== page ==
NEWS‎ > ‎

Municipal Council Much needed service becomes a reality in the Municipality

posted Aug 21, 2017, 1:33 PM by Kathy Carr
A service described as “much needed” in the municipality will be­come a reality. The proposed boarding kennel in North Cypress-Langford got the “go ahead” at the August 14 meeting of North Cypress-Langford Coun­cil. Reeve Bob Adriaan­sen chaired the meeting with a full slate of councillors.
Owners J and C Baron were in attendance to hear Planning Officer John McEntee put forward their applications for a conditional use (to allow a boarding kennel for dogs in an agricultural district) and a variation application (to allow the kennel on a 2.81 acre parcel, rather than the regulated 3 acres.) The kennel will exist in the Baron home on pt. NE 03-11-15, which has a fenced exercise area behind and no close neighbours. Both applications were app­roved.
Another variation/conditional use application was also considered. M & L Bowley proposed to subdivide their yard site from their 80 acre agricultural parcel to create a rural non-farm dwelling. The proposal then is to sell the yard site and retain the balance (bushland) for recreational purposes. 
A conditional use was required to create the non-farm residential parcel. A variation order was required to vary the size of the yard site from the 10 acre allowed to 11.82, and to reduce the agricultural balance from the allowed 80 acres to 68.12.
There was some op­position to this proposal. 
Some members felt that they were opening the door to more dwellings on agricultural parcels. Once the variation was app­roved, the owner may build another dwelling on the remaining parcel, but it cannot be subdivided off. One council member called it “undue fragmentation.”
Both orders were given approval.
A proposed cattle crossing under a municipal road was given consideration. K. Chandler of Chandler Farms proposed to place a seven foot diameter culvert to connect pt. NE 10-12-14 to pt. NE 11-12-14. The road has deep ditches at the proposed crossing, so it makes more sense to move cattle under the road than above ground. The road elevation would not change.
Council did have concerns regarding the fence that would be from the ends of the culvert to the pasture fence. Because the fence would completely block the ditch, there needs to be signage a good distance from the fence to avoid an accident with snowmobilers and quads. All costs and signage would be at Chandler Farms’ expense, but may be erected by the municipality. The culvert would have to be put in place when it does not conflict with harvest, as the road would be closed.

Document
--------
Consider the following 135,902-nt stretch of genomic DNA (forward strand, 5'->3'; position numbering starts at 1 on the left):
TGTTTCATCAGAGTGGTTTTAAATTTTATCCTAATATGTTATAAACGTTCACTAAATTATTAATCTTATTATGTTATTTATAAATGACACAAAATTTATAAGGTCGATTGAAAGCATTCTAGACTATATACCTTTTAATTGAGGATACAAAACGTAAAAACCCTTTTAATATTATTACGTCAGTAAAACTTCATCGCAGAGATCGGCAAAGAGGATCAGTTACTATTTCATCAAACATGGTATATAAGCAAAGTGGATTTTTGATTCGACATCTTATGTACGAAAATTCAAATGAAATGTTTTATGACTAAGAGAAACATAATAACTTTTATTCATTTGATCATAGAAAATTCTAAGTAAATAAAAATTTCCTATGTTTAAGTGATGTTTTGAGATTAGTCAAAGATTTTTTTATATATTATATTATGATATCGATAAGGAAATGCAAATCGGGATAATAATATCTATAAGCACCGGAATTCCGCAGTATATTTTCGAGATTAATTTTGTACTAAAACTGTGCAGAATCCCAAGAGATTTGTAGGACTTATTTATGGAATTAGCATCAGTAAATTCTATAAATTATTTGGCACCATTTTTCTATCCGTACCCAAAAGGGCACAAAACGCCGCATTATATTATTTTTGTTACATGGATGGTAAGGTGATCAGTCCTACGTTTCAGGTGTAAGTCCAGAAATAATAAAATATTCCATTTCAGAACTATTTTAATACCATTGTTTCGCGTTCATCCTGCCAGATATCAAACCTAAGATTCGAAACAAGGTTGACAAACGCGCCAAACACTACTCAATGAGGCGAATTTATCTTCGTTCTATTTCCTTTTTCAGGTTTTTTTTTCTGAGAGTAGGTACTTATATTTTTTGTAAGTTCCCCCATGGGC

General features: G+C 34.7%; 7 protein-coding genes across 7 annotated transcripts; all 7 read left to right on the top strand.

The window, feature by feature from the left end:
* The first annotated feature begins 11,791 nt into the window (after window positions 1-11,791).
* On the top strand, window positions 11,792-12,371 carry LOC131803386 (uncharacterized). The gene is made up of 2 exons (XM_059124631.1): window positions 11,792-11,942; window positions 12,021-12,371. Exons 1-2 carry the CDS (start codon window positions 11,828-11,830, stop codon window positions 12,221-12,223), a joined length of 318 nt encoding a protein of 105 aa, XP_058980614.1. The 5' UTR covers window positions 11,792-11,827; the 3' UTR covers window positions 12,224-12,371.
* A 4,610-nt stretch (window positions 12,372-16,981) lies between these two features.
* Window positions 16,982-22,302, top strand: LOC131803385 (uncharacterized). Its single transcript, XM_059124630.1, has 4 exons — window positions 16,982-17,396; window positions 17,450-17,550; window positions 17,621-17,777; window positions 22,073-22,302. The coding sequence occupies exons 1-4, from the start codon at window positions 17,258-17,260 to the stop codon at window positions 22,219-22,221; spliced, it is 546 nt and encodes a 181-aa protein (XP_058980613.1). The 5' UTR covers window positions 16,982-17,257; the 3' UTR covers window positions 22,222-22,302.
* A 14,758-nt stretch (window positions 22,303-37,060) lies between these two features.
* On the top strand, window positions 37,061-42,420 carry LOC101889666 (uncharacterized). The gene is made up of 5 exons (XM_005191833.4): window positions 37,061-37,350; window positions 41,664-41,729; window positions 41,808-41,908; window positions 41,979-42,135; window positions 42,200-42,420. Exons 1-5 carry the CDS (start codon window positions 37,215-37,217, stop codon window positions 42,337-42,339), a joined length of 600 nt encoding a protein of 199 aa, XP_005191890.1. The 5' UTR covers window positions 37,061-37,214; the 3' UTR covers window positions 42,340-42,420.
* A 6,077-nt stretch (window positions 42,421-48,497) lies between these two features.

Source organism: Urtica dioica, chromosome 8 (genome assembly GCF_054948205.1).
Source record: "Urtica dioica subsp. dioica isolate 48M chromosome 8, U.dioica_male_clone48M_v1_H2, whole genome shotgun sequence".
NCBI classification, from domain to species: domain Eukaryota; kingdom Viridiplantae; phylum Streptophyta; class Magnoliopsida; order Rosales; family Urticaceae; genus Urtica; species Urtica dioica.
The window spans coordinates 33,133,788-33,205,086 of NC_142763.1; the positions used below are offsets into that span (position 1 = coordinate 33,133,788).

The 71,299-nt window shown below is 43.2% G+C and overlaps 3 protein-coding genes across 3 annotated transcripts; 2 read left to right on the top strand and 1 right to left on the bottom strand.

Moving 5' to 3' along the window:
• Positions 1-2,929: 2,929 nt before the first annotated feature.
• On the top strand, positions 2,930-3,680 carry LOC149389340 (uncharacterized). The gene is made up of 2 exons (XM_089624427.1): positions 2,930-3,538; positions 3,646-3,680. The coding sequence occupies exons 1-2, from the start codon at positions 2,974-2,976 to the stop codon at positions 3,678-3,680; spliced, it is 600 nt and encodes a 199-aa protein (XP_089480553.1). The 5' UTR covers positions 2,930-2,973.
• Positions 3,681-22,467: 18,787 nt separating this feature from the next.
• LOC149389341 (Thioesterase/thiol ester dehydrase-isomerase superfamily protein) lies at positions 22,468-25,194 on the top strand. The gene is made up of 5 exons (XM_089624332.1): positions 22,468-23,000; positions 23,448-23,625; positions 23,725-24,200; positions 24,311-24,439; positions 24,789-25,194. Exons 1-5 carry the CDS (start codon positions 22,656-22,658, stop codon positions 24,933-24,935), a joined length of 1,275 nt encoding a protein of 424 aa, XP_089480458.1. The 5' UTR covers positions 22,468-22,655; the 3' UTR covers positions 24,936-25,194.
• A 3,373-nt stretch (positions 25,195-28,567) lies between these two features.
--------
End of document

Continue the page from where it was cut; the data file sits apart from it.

McEntee also raised the issue of a business operating out of a home in an RR2 area near Neepawa. While the neighbours had agreed to allow the business to operate, understanding that there would be little traffic and disruption to their residential living. However, this has proved not to be the case, as the road has become increasingly busy.
McEntee noted problems with the existence of this business. It does not qualify for a ‘home-based’ business, or ‘home occupation’ because the business is not owned by the owner of the property. Under the regulations, all persons working at the business must be family members, and this is also not the case. In rural residential area, the property is primarily for residential use. A letter will be sent to the property owner that the business cannot exist on that property.
Foreman, Public Works Issues
New foreman, David Chandler attended the meeting. Initially, he was there to report on how things were going. Coun­cil quizzed him about issues that had arisen: gravel budgets, the mowers (working well). They also discussed dust control and a couple of residents that had complaints that their dust control had been compromised. Coun­cil discussed how to handle these issues when the next pass of the dust control is done in a couple of weeks.
They also discussed new roads to be built, and the maintaining of well-used machinery roads. The new weed truck will hopefully be put into use.
Other business
From the joint meeting in July, Council approved the wage schedule set by the firemen, so that the bottom pay does not go beneath minimum wage. It also adjusted their meeting pay to $25 per meeting.
After some discussion, council did not approve the hiring of a part-time casual person to do casual work for the building committee. However, they did direct Councillor Tolton (of the building committee) to say that the municipality felt that a handyman should be contracted out of the budget, but not as an employee of the municipality. They had no objection to using the building budget to do those jobs.
Council addressed concerns regarding the removal of brush and mowing on a conservation corridor. They will get the signs in place that were promised earlier and had not been done.
McEntee had also brought forward a situation in the old Langford area, that involved a hydrant and trees that appear to be too close to the property line (and in fact may be on the road allowance.) Langford and North Cypress by-laws have differing setback rules for trees, with Langford’s being the closest at ten feet from the property line. Council does not see the trees as an issue because they are on the east side of the road (and less likely to trap snow.) It has been ascertained that the hydrant is not connected to the municipal water system, but Council will visit to clarify the issue with the landowner; he will be advised to take out a variation order so that everything is compliant.